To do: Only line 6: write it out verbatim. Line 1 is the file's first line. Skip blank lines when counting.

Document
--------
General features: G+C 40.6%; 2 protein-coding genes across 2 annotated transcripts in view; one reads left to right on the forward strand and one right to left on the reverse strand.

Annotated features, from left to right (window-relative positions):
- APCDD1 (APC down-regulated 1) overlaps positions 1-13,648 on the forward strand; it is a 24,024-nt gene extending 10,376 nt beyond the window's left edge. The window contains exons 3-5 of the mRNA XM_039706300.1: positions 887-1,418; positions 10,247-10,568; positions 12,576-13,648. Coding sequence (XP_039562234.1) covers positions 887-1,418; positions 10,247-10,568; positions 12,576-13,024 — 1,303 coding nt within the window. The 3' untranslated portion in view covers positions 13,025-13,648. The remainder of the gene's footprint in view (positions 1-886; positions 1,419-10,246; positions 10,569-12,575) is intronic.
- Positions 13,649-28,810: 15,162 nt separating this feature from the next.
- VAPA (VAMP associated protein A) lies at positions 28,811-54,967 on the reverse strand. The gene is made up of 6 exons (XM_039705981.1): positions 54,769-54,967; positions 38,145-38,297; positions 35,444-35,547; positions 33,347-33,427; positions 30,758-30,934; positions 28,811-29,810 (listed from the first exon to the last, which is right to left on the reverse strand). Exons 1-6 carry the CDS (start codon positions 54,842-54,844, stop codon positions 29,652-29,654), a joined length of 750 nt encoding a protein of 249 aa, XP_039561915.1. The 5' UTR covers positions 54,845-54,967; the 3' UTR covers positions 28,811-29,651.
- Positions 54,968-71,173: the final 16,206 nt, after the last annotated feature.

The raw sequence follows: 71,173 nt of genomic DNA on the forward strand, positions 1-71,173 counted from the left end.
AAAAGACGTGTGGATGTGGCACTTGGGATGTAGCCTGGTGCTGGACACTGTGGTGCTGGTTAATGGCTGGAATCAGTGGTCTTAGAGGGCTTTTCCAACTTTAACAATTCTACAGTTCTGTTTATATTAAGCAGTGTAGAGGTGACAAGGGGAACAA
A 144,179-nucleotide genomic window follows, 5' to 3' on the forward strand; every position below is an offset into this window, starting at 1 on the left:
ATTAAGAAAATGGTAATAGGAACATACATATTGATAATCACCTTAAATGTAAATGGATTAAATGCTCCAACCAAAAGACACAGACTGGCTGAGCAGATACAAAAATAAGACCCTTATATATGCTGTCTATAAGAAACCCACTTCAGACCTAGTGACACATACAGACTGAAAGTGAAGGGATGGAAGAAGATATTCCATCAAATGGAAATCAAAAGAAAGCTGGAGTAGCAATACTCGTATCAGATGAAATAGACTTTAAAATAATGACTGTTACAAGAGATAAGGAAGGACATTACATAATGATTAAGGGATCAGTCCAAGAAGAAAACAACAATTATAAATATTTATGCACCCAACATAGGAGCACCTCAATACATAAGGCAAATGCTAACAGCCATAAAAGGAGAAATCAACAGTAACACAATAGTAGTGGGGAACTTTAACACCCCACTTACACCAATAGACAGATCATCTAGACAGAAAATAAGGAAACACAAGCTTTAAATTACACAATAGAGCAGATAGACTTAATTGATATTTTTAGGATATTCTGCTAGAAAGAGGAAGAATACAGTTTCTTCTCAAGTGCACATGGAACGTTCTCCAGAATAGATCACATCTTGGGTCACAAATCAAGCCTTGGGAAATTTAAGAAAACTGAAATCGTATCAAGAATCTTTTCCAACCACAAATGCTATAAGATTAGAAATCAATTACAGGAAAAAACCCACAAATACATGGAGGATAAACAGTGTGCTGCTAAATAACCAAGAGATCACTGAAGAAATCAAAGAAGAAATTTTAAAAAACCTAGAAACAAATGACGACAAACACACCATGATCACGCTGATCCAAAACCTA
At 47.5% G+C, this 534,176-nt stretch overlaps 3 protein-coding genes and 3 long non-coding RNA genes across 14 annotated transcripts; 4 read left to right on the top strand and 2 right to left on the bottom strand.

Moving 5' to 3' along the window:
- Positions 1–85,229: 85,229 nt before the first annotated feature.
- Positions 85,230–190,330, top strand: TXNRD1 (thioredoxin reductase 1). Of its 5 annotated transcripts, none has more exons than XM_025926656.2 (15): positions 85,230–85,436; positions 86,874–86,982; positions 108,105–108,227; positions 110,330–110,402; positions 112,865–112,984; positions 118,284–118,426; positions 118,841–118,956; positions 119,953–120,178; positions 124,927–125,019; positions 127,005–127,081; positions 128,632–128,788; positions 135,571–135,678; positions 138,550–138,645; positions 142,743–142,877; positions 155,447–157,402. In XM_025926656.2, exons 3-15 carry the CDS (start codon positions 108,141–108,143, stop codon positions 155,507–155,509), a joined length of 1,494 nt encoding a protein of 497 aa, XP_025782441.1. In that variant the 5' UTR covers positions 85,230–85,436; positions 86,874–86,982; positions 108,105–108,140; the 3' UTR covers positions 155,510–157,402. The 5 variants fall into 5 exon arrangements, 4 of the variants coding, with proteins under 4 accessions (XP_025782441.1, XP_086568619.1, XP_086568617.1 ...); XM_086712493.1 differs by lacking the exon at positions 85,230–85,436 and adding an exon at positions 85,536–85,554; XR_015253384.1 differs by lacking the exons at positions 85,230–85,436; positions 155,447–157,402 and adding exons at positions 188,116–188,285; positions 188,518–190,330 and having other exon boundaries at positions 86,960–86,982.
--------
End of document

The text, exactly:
- Positions 54,968-71,173: the final 16,206 nt, after the last annotated feature.